CHAPTER 1: INTRODUCTION AND BACKGROUND TO THE OIL AND GAS INDUSTRY 4
In this section, we broadly discuss the following background concepts to the oil and gas industry: 1.1 Introduction to Oil and Gas hydrocarbon system elements and the formation of oil and gas; exploration, development and production activities including the types of drilling shale gas basics 1.2 Sector organisation 1.3 Market and Pricing 1.4 Oil and Gas in Africa History and overview Future developments
CHAPTER 2: OIL AND GAS PROCESS AND KEY CONCEPTS 3
CHAPTER 3: LEGAL FRAMEWORK 3
MARKET AND PRICING
Production Profile of an Oilfield
The oil production rate on a typical oilfield begins with the drilling of the discovery well, followed by an appraisal well. Thereafter additional costs will be incurred with the need to replace the wells and to develop the wells. Once the first oil is extracted, the production rate ramps up as additional wells are developed at the same time. The rate will then eventually plateau as fewer wells are added. Then as time progresses there will be a reduction in the underground pressure, and the oilfield will reach the onset of decline and begin to experience decreasing production.
In order to re-invigorate the oilfield there are certain secondary or tertiary production techniques that companies make use of. The purpose of secondary production techniques is to maintain reservoir pressure and to displace hydrocarbons toward the surface. The most common secondary production technique is known as waterflooding, where water is injected into the production zone of the oilfield to push oil from the reservoir effectively reinvigorating the pressure. Additionally, the oilfield may be flooded with carbon dioxide.
Even with the reinvigoration, the wells will get to the stage when production levels hit the economic limits, where the actual operating costs of the oilfield become higher than the revenues generated from the field, at which time it is most likely that the filed will go into abandonment.
When an oilfield can no longer produce a sufficient quantity of commercially recoverable reserves, it may be abandoned. On reaching the stage of abandonment, the owner/licencee will be required to prepare an abandonment programme for regulatory approval and pay the cost of decommissioning. The purpose of abandonment is to isolate the hydrocarbon bearing formation in order to protect the underground resources, prevent potential contamination of water sources and prevention of surface leakage. This is ultimately with the aim of restoring the natural integrity of the earth. If a well is not properly abandoned, it may provide pathways for hydrocarbons or other fluids to migrate up the well r to the surface. Environmental considerations are paramount in the decommissioning of an oilfield.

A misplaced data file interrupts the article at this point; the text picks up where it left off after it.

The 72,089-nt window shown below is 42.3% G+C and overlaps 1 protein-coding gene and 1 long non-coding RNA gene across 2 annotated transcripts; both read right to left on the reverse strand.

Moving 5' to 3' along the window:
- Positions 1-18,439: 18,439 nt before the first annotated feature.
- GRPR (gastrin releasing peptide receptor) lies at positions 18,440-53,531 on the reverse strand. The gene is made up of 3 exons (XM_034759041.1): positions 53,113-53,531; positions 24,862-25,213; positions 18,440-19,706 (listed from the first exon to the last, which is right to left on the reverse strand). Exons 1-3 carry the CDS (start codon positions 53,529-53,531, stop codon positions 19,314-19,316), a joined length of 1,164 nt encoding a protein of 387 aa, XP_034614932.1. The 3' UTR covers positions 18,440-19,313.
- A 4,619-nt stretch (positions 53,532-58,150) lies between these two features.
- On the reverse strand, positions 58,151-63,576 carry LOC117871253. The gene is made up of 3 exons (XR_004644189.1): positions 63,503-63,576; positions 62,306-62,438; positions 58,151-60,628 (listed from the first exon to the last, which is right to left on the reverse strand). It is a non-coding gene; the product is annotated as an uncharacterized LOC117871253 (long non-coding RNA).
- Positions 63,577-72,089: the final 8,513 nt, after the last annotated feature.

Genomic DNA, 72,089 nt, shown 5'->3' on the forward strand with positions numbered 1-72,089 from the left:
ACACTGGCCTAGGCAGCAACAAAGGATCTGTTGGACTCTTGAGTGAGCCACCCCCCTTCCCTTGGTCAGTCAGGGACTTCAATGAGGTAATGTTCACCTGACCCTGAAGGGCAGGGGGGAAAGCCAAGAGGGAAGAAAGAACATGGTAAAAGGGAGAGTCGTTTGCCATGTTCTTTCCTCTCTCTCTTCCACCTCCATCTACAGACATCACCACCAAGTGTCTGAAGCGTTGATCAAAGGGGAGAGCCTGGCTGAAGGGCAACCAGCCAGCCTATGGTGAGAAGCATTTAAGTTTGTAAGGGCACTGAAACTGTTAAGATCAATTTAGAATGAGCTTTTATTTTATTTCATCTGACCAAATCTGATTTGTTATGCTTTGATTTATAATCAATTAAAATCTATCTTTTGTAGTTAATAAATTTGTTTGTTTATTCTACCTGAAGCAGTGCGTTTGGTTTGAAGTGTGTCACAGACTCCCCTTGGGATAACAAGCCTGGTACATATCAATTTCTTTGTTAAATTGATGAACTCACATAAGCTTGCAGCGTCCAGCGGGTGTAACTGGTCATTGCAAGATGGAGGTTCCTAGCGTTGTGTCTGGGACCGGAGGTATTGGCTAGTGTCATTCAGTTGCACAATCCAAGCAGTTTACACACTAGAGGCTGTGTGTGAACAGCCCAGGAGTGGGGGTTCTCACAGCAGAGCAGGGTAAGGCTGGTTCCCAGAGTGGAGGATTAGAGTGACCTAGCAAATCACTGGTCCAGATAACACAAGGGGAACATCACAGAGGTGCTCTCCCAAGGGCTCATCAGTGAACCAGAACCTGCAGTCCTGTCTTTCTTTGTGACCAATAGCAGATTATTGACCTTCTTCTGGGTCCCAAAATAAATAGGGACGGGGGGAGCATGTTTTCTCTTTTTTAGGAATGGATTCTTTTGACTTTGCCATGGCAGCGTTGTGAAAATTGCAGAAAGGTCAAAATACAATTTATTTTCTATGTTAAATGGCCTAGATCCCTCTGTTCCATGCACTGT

Oil and Gas Prices
Historically, the price of gas was directly linked to the oil price. However in some countries where there is no oil the gas price is linked to other factors such as coal.
Ultimately, the price of oil is determined by the global supply and demand. The demand for oil depends on the demand for the different products that are produced using oil. As a product, crude oil is not particularly usable and first needs to be refined into useful products, such as gasoline, diesel, jet fuel and ethanol. The different types of crude products will give rise to a different product slate. Light crudes provide higher value products than heavy crudes with the same degree of refining.
The effective product price is determined through the cost of refinement and the demand for the type of product that is produced. In reality the price of oil is actually set in the oil futures market which is based on the market sentiment of the above factors.
The purpose of reserve reporting is to assist the users of an oil and gas company’s financial statements to determine the overall financial position of the company. There are various different rules applicable to the reporting, which are dependent on where a public company is listed, technical rules as to how much estimated oil is in place that the company can declare and on the nature of the company’s rights in the relevant field.
It measures an oil and gas company’s reportable reserves in terms of proved, probable, and possible of their current assets. The longevity and earnings sustainability of those existing assets are important factors to understand the strength of the company in relation to future earnings.
As oil and gas assets are produced through reserves that are constantly depleting, a company must update its reserve report annually to take the depletion rate into account. Reserve reporting exposes the tactics and financial confidence of the company and its future. Determining future capital budgets, cash flow, and investment choices are all based on the confidence it has in its current oil and gas assets.
Reserve reporting must follow strict guidelines and can be very subjective. Both the United States Securities Exchange Commission (SEC) and the Financial Accounting Standards Board provide rules and definitions that companies must adhere to in quantifying their oil and gas reserves. Many large exploration and production (E&P) companies have comprehensive SEC-compliant internal policies and committees that oversee the purpose and reporting of proved reserves. A team of geologists, reservoir engineers, and senior management along with third-party petroleum engineering consulting firms annually review the business assets to follow the SEC guidelines.